Monday, June 6, 2011

Good ‘Feeling’ Statue

As I was driving through Waikiki the other day, trying to keep my cool in the heavy traffic that seemed to move a few inches every 10 minutes, I started sweeping the sidewalk with my eyes.
When the snail’s train of cars reached the Luxury Row shopping center at 2100 Kalakaua Ave., a seven-foot tall bronze statue of a seated Hawaiian woman came into view. I’d never seen it before.
The statue was black, its patina disguising its true golden-bronze color … except where people had continually touched it. That’s what interested me – where people had touched it.
If you’ve ever been to Harvard University and seen the John Harvard statue, you may recall that his left foot has been rubbed clean by tourists who are told by guides that it’s good luck to do that. Whether it’s true or not, I don’t know, but I have to say that I’ve done just that.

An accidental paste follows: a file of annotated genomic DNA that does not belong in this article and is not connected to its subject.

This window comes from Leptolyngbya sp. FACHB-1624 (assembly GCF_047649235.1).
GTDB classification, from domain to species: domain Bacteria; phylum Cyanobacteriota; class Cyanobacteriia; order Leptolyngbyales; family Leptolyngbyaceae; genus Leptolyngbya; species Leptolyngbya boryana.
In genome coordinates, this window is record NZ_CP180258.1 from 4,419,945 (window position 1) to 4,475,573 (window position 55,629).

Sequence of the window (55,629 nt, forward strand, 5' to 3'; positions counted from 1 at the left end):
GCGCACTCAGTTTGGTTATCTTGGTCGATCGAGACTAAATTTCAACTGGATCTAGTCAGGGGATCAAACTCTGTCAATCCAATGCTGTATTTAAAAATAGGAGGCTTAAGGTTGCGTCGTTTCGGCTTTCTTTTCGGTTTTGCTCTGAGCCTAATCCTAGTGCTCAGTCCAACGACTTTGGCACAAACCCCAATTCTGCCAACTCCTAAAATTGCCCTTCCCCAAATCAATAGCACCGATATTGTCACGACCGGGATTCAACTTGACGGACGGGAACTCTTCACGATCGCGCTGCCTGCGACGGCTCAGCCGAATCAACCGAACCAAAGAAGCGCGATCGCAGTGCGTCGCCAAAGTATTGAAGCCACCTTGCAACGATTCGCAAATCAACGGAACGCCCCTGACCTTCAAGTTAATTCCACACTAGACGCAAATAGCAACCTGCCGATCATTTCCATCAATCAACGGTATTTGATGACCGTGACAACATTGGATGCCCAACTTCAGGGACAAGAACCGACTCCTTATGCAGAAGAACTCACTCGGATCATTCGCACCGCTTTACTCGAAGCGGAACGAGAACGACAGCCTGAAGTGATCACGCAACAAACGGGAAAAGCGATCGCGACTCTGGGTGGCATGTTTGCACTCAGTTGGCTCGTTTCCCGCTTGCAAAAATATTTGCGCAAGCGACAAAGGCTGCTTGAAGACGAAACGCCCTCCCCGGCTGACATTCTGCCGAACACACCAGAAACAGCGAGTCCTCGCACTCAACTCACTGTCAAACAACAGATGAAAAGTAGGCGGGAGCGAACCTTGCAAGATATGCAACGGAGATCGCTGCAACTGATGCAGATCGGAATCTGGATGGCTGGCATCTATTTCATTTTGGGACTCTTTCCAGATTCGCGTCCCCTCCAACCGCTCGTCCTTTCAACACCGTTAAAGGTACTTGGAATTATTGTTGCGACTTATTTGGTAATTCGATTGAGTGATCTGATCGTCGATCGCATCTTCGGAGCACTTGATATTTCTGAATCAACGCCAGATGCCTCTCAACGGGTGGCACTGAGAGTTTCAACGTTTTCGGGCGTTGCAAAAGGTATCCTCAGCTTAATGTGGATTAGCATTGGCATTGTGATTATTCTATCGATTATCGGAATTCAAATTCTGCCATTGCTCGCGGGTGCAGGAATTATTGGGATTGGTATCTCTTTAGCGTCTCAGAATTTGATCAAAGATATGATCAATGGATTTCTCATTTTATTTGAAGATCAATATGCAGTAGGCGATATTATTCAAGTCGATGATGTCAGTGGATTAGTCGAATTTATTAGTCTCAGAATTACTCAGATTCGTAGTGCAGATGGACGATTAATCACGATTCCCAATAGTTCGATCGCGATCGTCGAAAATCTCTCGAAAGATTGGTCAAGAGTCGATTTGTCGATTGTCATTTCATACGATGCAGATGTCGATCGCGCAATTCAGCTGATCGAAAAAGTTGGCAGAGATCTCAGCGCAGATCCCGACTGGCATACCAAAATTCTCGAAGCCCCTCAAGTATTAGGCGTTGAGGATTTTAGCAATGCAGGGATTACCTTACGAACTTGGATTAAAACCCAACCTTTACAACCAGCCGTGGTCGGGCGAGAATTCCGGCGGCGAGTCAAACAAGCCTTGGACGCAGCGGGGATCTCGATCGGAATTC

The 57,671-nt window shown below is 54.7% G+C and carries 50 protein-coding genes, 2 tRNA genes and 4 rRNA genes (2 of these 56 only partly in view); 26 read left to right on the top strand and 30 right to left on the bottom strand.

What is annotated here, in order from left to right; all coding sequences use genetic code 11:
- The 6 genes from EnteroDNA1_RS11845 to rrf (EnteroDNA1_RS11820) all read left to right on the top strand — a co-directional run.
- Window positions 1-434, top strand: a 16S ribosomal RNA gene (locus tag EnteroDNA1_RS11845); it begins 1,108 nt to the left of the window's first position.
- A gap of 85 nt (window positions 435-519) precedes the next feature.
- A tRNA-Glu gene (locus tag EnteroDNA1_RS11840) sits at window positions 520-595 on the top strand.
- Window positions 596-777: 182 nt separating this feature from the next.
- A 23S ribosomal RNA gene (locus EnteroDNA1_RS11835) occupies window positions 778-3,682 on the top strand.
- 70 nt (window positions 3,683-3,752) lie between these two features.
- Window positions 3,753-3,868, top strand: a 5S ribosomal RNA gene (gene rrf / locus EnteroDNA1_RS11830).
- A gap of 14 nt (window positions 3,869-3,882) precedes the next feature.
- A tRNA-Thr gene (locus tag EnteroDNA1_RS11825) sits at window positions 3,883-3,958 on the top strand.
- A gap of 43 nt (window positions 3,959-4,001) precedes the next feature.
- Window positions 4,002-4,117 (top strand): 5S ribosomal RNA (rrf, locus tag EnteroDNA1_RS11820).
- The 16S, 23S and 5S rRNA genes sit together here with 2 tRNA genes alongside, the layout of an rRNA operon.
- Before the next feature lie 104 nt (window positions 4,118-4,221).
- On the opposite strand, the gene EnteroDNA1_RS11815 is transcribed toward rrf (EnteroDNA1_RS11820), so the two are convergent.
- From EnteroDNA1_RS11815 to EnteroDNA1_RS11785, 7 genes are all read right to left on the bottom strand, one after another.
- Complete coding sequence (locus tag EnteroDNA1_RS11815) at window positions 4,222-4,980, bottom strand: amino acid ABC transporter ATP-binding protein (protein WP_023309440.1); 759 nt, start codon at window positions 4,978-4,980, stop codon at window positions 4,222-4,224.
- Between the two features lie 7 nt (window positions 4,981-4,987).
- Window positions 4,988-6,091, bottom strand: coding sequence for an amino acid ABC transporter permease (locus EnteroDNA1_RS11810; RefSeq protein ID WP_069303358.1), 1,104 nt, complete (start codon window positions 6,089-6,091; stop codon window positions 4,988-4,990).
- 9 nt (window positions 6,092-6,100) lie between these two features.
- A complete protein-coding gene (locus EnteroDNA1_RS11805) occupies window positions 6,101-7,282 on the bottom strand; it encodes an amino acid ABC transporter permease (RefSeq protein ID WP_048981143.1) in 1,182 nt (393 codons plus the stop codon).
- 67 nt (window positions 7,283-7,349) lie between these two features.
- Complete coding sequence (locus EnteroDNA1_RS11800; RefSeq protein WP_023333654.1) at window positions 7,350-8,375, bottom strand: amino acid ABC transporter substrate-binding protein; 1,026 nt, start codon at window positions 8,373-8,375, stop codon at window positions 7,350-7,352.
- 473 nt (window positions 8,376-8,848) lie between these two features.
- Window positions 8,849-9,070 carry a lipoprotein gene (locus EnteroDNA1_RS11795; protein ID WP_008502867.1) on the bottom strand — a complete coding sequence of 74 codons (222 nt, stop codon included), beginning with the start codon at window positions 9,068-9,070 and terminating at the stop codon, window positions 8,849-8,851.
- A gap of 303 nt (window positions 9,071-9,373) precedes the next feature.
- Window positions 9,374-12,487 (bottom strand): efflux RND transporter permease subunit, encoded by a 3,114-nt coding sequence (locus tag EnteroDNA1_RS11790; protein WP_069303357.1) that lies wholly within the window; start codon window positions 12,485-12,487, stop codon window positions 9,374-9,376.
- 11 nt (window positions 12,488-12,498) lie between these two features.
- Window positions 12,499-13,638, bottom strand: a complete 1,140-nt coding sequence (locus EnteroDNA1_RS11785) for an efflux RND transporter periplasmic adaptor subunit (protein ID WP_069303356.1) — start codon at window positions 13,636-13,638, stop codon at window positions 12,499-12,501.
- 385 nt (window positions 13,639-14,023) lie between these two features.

I bring that up simply as an example. How does it apply to the Hawaiian woman statue and where people have touched it?
Look at the picture. The patina has been rubbed off on the inside of her arms, the tips of her breasts, and her crotch.
Just what does that say about the tourists? I dunno. You tell me.

1 comment:

Black Educator said...

That's mainly because tourist sit and pose ON Ha‘i Mo‘olelo and lean their arm on her arm. Afterall, she is a comforting mother opening her arms and storytelling to sooth even the passing near roadrage driver.